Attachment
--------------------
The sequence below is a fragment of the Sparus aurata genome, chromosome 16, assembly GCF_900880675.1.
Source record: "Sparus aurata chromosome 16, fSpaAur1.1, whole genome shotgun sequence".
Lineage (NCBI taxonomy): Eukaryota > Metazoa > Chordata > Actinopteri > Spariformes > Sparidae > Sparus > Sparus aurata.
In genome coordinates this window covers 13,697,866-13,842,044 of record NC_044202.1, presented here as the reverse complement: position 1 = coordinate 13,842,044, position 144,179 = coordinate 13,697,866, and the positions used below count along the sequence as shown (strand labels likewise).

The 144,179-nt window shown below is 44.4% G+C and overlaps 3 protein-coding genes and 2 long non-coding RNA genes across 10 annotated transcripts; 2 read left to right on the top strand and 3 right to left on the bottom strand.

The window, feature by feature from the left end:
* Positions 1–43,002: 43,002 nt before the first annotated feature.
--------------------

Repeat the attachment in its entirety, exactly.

The sequence below is a fragment of the Sparus aurata genome, chromosome 16, assembly GCF_900880675.1.
Source record: "Sparus aurata chromosome 16, fSpaAur1.1, whole genome shotgun sequence".
Lineage (NCBI taxonomy): Eukaryota > Metazoa > Chordata > Actinopteri > Spariformes > Sparidae > Sparus > Sparus aurata.
In genome coordinates this window covers 13,697,866-13,842,044 of record NC_044202.1, presented here as the reverse complement: position 1 = coordinate 13,842,044, position 144,179 = coordinate 13,697,866, and the positions used below count along the sequence as shown (strand labels likewise).

The 144,179-nt window shown below is 44.4% G+C and overlaps 3 protein-coding genes and 2 long non-coding RNA genes across 10 annotated transcripts; 2 read left to right on the top strand and 3 right to left on the bottom strand.

The window, feature by feature from the left end:
* Positions 1–43,002: 43,002 nt before the first annotated feature.